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Some reasons for the historical popularity of asbestos as a common building material are its high resistance to heat and its durability. However, asbestos has adverse health effects, a significant reason Australia banned its use.
As such, you may want to know what building materials can replace asbestos. Read on to find out safe and practical alternatives to asbestos. This guide also contains information on the use of asbestos in building materials, asbestos products and asbestos exposure, and the diseases caused by exposure to asbestos.
Use of Asbestos in Building Materials
From the 1950s to 1970s, asbestos was popularly used in shipbuilding, automotive, and construction industries. For example, familiar sources of asbestos include paper products and pipe coverings. Meanwhile, an example of asbestos in soil was the discovery of vermiculite in potting soil.
Asbestos Products and Asbestos Exposure
If your home was built before the 1990s, it is possible to have asbestos materials likely in machinery like brake pads or gaskets. Asbestos can also exist in tightly bound materials like flue pipes, roof shingles, and vinyl floor tiles.
Alternatively, it can be as loose asbestos fibres in specific ceiling insulation, hot water pipe insulation, and other asbestos insulation products. Using asbestos additives in building materials like cement poses serious health hazards. This is the case even when you enjoy the benefits of increased strength and lighter weight.
For instance, research shows that workers exposed to asbestos fibres in cement or cement-based products have a higher risk of developing mesothelioma. As a result, you need to take safety precautions if you are working on older buildings and construction sites.
It is easy to come across asbestos cement products used in the following:
- Foundation and building support
- Pressure pipes
- Drainage products
- Cement roofing
- Cement flooring
- Drainages, gutters, and downspouts
Heat Resistant Alternatives to Asbestos
There are numerous health and safety concerns regarding the use of asbestos. Thus, the emphasis is on finding alternatives that offer the same attractive properties as asbestos but are safer.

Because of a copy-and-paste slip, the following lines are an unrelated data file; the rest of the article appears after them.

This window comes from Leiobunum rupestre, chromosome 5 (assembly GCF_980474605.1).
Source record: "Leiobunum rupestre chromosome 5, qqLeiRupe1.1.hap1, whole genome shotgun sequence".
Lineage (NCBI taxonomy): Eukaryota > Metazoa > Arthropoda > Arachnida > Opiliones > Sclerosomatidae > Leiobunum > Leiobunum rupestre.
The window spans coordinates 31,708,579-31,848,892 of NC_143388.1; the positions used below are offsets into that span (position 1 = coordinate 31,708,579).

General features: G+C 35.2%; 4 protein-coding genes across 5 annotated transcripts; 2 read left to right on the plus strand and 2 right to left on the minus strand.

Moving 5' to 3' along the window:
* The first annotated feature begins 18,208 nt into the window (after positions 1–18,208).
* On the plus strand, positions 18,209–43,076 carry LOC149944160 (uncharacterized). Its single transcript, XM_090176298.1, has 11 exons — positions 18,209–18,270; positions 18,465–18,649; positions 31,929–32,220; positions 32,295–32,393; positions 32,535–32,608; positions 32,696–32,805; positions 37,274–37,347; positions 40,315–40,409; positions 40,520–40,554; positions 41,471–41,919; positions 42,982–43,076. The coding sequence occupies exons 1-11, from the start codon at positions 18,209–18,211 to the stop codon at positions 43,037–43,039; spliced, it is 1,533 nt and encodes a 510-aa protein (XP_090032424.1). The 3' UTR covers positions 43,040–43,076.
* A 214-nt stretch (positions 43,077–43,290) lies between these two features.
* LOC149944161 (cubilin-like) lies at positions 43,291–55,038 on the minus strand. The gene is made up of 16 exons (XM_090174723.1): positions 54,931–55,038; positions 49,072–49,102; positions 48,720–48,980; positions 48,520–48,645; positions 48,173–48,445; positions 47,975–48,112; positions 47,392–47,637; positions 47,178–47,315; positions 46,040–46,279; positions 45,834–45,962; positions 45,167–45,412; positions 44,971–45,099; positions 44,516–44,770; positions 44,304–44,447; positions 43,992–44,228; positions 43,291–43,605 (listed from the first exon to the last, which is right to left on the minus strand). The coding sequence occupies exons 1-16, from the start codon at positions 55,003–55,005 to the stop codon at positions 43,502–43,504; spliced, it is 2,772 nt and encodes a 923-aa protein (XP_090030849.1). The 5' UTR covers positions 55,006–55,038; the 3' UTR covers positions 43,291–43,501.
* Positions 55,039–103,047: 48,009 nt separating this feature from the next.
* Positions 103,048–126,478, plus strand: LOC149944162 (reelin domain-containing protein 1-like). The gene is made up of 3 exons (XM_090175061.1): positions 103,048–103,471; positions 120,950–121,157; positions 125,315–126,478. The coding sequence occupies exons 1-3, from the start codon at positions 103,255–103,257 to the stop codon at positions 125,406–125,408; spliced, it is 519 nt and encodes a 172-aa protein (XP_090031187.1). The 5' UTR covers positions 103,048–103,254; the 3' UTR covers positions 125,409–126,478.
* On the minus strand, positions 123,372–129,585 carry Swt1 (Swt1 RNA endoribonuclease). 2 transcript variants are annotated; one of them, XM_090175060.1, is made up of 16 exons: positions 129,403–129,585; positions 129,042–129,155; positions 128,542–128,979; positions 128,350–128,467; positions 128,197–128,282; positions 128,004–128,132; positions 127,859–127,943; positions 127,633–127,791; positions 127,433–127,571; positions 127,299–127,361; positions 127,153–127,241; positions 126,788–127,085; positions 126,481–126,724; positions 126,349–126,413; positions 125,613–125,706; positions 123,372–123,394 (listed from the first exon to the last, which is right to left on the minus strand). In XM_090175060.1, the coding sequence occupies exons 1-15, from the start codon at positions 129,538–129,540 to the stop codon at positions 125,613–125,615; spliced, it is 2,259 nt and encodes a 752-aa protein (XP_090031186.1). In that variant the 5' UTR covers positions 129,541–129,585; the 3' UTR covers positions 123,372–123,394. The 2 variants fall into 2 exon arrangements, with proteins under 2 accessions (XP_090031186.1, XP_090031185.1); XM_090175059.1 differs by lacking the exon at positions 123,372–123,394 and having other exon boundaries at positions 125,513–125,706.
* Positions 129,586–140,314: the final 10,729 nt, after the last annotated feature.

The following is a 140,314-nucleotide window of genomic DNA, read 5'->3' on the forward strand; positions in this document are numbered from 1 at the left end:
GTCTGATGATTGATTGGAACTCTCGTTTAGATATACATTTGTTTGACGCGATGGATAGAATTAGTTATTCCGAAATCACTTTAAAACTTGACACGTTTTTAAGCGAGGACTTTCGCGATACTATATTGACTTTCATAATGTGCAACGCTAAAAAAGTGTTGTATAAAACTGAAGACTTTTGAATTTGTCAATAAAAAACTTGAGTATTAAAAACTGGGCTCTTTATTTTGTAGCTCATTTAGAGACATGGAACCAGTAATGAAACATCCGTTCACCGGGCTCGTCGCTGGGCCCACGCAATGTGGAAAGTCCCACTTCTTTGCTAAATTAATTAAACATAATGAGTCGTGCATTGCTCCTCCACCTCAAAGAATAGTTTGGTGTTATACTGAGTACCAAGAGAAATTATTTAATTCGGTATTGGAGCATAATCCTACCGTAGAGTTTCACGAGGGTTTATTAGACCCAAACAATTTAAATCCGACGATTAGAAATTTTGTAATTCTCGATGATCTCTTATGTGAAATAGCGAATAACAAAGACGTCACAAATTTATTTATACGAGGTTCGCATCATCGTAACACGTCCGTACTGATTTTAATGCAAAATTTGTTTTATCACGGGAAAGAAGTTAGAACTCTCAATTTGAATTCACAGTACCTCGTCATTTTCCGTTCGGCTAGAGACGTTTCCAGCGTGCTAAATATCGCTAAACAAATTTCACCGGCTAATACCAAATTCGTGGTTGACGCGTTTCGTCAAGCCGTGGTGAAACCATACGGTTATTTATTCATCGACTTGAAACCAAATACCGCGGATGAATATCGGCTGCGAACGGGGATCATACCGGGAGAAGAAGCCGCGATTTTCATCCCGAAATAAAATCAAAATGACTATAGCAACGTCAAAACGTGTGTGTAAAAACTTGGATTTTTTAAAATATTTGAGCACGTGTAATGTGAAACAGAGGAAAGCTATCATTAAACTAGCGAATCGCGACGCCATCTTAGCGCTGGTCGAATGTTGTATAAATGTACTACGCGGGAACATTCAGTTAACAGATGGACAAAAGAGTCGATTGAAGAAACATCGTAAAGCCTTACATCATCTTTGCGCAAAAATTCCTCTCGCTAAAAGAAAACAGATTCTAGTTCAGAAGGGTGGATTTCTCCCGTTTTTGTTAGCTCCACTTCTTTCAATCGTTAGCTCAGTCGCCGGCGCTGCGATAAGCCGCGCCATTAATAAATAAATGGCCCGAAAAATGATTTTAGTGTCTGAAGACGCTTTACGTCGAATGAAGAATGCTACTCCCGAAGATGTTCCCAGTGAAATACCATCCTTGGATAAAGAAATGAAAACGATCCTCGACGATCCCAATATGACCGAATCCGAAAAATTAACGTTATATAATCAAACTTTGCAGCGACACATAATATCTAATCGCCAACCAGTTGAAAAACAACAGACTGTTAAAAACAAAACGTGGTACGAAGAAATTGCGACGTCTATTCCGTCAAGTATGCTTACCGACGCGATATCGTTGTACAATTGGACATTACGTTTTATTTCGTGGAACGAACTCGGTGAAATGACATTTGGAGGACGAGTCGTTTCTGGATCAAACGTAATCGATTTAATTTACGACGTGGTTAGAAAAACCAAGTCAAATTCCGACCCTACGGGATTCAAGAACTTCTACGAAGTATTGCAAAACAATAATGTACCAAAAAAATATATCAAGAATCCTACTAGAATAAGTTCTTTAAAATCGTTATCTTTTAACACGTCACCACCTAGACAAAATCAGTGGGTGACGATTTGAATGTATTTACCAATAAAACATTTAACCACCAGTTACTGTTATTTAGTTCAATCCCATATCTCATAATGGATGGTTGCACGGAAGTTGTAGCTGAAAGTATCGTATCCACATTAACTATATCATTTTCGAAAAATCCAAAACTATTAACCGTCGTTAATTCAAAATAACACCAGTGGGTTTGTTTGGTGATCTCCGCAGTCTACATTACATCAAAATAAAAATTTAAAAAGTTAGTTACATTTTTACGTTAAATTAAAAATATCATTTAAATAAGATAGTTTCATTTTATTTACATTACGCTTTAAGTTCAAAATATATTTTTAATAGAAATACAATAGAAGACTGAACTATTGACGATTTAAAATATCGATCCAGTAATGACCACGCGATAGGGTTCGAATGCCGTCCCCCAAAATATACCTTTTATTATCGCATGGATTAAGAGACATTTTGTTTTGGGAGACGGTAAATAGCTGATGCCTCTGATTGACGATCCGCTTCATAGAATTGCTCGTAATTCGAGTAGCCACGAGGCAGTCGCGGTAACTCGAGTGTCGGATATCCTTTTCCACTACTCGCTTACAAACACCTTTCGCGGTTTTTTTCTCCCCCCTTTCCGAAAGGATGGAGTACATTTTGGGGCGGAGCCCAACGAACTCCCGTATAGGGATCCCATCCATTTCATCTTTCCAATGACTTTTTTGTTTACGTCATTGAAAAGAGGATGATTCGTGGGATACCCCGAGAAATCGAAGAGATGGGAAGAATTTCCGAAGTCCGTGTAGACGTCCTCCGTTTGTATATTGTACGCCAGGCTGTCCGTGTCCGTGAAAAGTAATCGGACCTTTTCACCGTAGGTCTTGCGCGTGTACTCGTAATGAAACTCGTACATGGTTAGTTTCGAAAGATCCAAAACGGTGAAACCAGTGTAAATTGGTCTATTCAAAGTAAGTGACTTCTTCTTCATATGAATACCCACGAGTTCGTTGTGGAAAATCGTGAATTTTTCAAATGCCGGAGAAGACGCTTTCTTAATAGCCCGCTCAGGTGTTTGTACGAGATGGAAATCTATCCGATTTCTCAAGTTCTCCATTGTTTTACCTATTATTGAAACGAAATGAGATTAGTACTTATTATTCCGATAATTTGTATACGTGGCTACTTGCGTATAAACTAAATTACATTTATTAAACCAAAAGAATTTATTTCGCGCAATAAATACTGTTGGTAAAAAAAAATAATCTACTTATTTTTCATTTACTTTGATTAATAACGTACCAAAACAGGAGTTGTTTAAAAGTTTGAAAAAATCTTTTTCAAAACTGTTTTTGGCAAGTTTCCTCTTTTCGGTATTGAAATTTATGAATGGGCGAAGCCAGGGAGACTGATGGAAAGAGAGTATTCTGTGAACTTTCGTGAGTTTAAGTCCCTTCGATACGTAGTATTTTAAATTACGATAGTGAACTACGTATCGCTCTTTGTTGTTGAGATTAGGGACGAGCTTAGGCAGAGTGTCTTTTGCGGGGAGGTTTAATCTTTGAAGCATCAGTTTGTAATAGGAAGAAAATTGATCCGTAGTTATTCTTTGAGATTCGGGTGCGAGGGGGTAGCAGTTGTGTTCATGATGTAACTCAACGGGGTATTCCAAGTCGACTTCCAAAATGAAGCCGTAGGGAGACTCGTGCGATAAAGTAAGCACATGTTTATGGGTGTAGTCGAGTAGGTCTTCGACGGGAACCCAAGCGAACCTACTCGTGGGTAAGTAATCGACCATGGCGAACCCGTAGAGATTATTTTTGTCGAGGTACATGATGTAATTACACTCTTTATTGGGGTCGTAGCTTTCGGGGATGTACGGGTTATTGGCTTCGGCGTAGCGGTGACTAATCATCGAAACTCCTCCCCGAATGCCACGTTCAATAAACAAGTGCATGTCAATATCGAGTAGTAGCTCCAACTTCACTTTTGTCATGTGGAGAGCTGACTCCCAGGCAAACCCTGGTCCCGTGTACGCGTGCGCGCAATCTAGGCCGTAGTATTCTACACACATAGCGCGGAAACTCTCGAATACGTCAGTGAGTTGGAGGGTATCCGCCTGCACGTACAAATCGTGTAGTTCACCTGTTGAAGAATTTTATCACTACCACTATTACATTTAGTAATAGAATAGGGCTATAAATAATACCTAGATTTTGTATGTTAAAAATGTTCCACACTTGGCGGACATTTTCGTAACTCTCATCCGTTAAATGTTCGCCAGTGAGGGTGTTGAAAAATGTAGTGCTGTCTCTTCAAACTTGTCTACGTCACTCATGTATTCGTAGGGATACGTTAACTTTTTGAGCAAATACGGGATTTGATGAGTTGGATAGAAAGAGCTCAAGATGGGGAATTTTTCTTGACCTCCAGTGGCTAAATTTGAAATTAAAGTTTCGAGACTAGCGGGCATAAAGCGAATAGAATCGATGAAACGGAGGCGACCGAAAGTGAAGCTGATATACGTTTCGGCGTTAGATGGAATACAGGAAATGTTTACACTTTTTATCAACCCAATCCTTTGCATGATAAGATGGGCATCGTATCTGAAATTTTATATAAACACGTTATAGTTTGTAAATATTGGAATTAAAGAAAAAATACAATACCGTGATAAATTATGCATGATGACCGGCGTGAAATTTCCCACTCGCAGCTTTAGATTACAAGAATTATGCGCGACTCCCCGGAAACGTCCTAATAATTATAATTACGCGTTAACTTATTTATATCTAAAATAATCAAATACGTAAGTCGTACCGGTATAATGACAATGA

You can consider the following alternative products that can serve as substitute materials for asbestos:
Amorphous silica fabrics
Amorphous silica fabrics are suitable asbestos substitutes. You can use them for insulation and protection purposes. These fibres are resistant to extremely high temperatures and are not easily prone to rot or burns.
Consequently, they are helpful in areas such as shipyards and the aerospace industry. Still, amorphous silica fabrics contain fibreglass. This can make them unsafe for use in residential buildings.
Cellulose fibres are a popular alternative to asbestos. This is due to the readily available raw materials for generating cellulose fibres. You only need to shred newsprint papers and use chemical treatments to dry the pieces out.
Another purpose of chemically treating fibres is to increase their resistance to fire. Cellulose fibres are considered a green insulation option with reduced energy costs. Moreover, they are generally regarded as safe for use in residential properties.
Polyurethane foams are a standard asbestos replacement option. Polyurethane foam has trapped bubbles that help provide good thermal resistance. The spray product is used as a roofing material to provide insulation. In addition, it is used in car upholstery and floatation devices. It is applied in ventilation systems to regulate temperature changes.
These are affordable insulating asbestos alternatives that are easy to generate. You only need resources that are available in nature. This makes them eco-friendly. Flour fillers are commonly used to fill cracks and crevices and help to provide building insulation.
Thermoset plastics flours
The liquid and powder combination of thermoset plastic flours provides a good blend of insulation and strength. You can even mould components such as wood flour and fillers to your preferred shape.